Kenneth Roberts’ Genealogy

Characters bearing the surname of Towne or Nason serve as either the main protagonist or play a central role in most of Kenneth Roberts’ novels.  For instance, Langdon Towne was the central character in Oliver Wiswell and Steven Nason was the central character in Arundel. Roberts use of these surnames exhibit not only his attention to historical detail, but his desire to link his works to his New England ancestors.

Some time ago, a Kenneth Roberts fan mailed me some information he received when he attended a presentation by Jack Bales at the Brick Store Museum in Kennebunkport, Maine. Among the material sent was a short genealogy of Roberts’ family.

Kenneth Lewis Roberts (1885-1957)

Parents: Frank Lewis Roberts (b. 1840) and Grace Mary Tibbetts (1840)

Grandparents: Jane Amanda Nason (b. 1800) and Ebenezer Armstrong Tibbitts (b. 1800)

Great Grandparents: Daniel Nason (b. 1785) and Lydia Towne (b. 1785)

Great-Great Grandparents: Edward Nason (1756-1847) and Sarah Merrill (b. 1758)

Great-Great-Great Grandparents: Joshua Nason (b. 1725) and Sarah Butler (b. 1728)

Interestingly, Roberts follows his family history from his mother’s side; none of the characters in Roberts’ books are based on ancestors from his father’s side. Various reasons are plausible for such an exclusion. Jack Bales in Kenneth Roberts states that little is known of Roberts’ father (and even of Roberts’ immediate family [Bales, 1]) and that he “was not at all close to his father and never mentioned him in any of his articles or books” (Bales, 2). It’s unknown why Roberts was distant from his father, but one can speculate that his father’s job as a traveling salesman played a significant role (Bales, 2).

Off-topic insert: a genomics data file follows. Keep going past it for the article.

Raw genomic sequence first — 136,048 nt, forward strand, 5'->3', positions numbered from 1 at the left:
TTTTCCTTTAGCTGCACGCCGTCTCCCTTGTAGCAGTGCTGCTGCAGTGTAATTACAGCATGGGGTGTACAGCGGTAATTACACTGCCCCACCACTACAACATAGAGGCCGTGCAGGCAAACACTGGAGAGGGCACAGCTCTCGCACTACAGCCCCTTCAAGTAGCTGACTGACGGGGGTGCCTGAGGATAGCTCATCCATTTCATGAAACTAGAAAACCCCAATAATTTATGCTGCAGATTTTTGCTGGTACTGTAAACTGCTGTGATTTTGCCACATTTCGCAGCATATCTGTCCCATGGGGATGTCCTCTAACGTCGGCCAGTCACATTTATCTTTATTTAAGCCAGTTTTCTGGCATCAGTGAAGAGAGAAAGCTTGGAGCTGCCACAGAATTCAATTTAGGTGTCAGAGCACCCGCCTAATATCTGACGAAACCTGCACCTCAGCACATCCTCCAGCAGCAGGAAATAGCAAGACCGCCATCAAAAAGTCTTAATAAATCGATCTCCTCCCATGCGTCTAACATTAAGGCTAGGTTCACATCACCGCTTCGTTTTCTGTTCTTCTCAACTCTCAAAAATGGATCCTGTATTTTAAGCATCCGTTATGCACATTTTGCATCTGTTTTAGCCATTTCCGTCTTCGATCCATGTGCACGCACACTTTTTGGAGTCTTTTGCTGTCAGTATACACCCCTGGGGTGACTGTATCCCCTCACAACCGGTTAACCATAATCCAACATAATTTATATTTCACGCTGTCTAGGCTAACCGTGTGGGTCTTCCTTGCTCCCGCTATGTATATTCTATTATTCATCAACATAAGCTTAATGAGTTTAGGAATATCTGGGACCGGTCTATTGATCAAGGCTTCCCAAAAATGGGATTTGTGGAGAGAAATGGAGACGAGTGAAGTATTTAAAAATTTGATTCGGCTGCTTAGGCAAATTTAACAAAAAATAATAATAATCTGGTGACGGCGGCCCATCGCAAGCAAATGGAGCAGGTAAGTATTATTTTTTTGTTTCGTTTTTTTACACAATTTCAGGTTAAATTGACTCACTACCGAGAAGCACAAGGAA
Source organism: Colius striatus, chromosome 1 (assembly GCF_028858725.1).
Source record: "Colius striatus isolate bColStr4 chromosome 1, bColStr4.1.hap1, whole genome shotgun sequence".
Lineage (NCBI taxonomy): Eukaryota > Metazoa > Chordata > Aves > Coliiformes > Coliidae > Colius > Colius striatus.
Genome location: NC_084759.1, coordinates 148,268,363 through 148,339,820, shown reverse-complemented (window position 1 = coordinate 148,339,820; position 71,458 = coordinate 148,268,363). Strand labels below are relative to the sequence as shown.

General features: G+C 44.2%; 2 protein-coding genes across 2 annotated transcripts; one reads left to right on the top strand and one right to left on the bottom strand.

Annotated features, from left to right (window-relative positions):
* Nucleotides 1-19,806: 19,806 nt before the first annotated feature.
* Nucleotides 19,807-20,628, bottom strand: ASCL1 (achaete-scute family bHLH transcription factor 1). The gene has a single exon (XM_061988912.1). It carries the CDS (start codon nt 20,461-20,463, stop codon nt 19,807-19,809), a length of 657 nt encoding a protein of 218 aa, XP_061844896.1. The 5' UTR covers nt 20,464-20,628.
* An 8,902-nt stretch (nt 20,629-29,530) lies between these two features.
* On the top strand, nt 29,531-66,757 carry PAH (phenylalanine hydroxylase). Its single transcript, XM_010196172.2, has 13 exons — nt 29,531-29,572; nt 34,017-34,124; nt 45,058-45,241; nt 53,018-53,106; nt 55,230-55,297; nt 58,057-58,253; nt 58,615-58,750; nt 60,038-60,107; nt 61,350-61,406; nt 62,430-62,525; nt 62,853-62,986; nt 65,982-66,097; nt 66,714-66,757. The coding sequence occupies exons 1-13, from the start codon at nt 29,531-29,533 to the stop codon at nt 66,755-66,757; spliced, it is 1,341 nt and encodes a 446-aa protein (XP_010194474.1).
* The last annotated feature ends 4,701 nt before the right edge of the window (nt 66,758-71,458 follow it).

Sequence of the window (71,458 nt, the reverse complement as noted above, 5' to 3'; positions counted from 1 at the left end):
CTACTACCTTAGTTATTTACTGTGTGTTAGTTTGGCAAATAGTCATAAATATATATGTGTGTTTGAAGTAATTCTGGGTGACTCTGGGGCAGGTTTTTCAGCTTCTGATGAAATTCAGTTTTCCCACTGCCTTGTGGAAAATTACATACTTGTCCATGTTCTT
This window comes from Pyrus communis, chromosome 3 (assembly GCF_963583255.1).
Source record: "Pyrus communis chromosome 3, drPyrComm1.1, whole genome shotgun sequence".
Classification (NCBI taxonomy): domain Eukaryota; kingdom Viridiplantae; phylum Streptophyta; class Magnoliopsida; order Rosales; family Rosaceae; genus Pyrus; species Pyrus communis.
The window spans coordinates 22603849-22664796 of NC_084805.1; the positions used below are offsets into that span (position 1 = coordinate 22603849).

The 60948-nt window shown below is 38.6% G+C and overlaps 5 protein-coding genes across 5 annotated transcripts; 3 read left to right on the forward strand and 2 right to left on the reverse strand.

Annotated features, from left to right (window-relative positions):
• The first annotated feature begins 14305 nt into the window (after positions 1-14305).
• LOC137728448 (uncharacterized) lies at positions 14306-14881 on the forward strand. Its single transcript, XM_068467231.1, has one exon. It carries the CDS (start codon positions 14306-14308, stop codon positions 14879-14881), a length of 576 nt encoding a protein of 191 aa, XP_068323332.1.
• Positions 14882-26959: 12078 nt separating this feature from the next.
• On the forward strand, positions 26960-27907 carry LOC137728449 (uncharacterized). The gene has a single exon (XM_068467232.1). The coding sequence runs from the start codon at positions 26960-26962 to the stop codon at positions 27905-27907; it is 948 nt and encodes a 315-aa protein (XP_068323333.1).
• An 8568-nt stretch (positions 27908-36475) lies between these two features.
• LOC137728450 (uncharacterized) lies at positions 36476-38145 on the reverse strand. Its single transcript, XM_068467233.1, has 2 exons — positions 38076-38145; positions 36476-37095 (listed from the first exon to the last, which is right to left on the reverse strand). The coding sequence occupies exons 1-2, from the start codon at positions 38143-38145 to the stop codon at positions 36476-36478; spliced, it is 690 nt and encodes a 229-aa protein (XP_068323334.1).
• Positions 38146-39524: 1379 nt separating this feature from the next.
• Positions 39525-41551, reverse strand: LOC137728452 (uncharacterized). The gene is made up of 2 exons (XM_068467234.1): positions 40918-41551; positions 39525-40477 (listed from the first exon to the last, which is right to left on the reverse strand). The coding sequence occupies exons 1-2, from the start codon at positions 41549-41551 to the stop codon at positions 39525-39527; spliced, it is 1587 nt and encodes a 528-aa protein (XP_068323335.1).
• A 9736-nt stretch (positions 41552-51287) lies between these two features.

Roberts’ relationship with his mother, on the other hand, was one that Roberts spoke of in his I Wanted to Write and in various essays (Bales, 2). The time spent with his mother’s family eventually served as the backdrop for his writings on Maine and his novels.

Though Roberts’ characters surnamed Towne or Nason are fictional, they are based upon real people in Roberts’ past and illustrate his deep appreciation for his family’s history and for his beloved state of Maine.

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Rocky Pastures: Paula Robinson Rossouw Highlighed in York County Coast Star

It’s hard to believe that the Design Show House (by the Kennebunkport Historical Society) is almost upon us!  This past month has been a whirlwind of work and school for me, and as I sit here grading, I am floored by the realization that the Show House begins this Friday!

Back at the end of May, Paula Robinson Rossouw, friend of this blog and a great resource, was interviewed by the York County Coast Star in their series on the various designers for the Design Show House at Rocky Pastures (click here for the article, “Design With an Author in Mind”).  The article highlights Paula’s inspiration for her design and some unique artifacts that will be a part of the design.

While this is a great read (the whole series has been a great read; it’ll be interesting to see photos of the finished product), Paula provided me further insight into her design concept that helps to clarify the article:

Kenneth Roberts once said of his historical novels: I wanted to give the people of Maine an honest, detailed and easily understood account of how their forebears got along.”